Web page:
That’s the gift this book has given me. What I hope it will give to readers is more Homer, of course, more of the happy times they shared with us and loved in reading the first book, and all the comedy of seeing a little blind housecat—who, once upon a time, nobody else had wanted—take the world by storm.

I also hope that it will help bring clarity to some of the issues that we wrestled with—elder care and end-of-life issues that all animal guardians will have to face eventually. Medical treatment for animals has come a long way since I was a kid living in a family filled with rescue dogs. Often the question now isn’t, What can we do? but, What should we do? How much money is too much to spend? How much aggressive medical care is justifiable, even if it’s the only way to prolong a beloved cat’s life?

There’s no one right answer to these questions—although in this Foreword (and only in the Foreword), I’d like to float the idea of pet health insurance for anyone who knows they wouldn’t be able to come up with, say, five thousand dollars in cash or credit at a moment’s notice (which is probably most of us). The monthly premiums are very reasonable and, as they say, you can’t put a price tag on peace of mind.

I was lucky as my cats grew older, in that whatever money I had, I’d earned by writing about them. I also didn’t have children or a mortgage. So whether I could find the money for their care, and whether it was “prudent” to spend that money on them, weren’t really questions. If the money came from them, then how could I not give it back?

Nevertheless, we ended up making very different decisions for Vashti, Scarlett, and Homer—because they were three very different cats. Vashti was easygoing and could handle whatever the doctors wanted to do, so we let them throw the whole arsenal at her. Scarlett was a surly girl and almost morbidly dignified, so we opted for a middle course—surgery for her cancer, but not chemotherapy or the removal (at the age of nearly seventeen) of her affected leg.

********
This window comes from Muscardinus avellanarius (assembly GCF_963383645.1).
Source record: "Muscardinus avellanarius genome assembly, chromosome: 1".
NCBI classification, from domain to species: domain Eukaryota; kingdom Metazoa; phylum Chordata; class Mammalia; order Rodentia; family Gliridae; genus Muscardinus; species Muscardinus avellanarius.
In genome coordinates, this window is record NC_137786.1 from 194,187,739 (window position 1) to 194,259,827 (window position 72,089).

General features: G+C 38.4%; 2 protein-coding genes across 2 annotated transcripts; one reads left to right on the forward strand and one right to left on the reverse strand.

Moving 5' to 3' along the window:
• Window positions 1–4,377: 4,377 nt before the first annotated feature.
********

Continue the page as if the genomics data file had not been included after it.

And Homer…well, Homer was Homer. He knew his own mind. He also knew his own strength—better, as it turned out, than even I did.

Certainly better than his doctors did.

And I have no doubt that when the kittens we adopted in 2012—whose antics, exploits, and hero-worship adoration of Homer you’ll also read in these pages—become senior kitties someday, the decisions we make for them and with them will be different as well. Clayton and Fanny are as much one-of-a-kind individuals as our other cats ever were.

One last thought before moving on: Animals are luckier than humans, because animals get to live in the now. They do not fear death, or torment themselves with questions about what comes after. No cat has ever desperately hoped for one more year of life so she can finally see Paris, finish her memoirs, or watch her grandchildren graduate from high school. I genuinely believe that, if our animals could understand such things and talk to us about them, they wouldn’t want us to spend ourselves into bankruptcy for the sake of trying to stretch fifteen years into sixteen, or even six years into twelve.

Cats know when they feel happy, when they feel comforted, and when they feel loved. None of us ever knows how much time we’ll have, and you weren’t put in your cat’s life to guarantee him a certain minimum number of years. You were put in his life to provide him with happiness, comfort, and love. If you have given your cat (or dog, or bunny, or horse, or guinea pig) a life built on these things, then you’ve done your job, and you’ve done it perfectly. And the moment you put all those things in jeopardy is the moment you’ll know you’ve gone too far.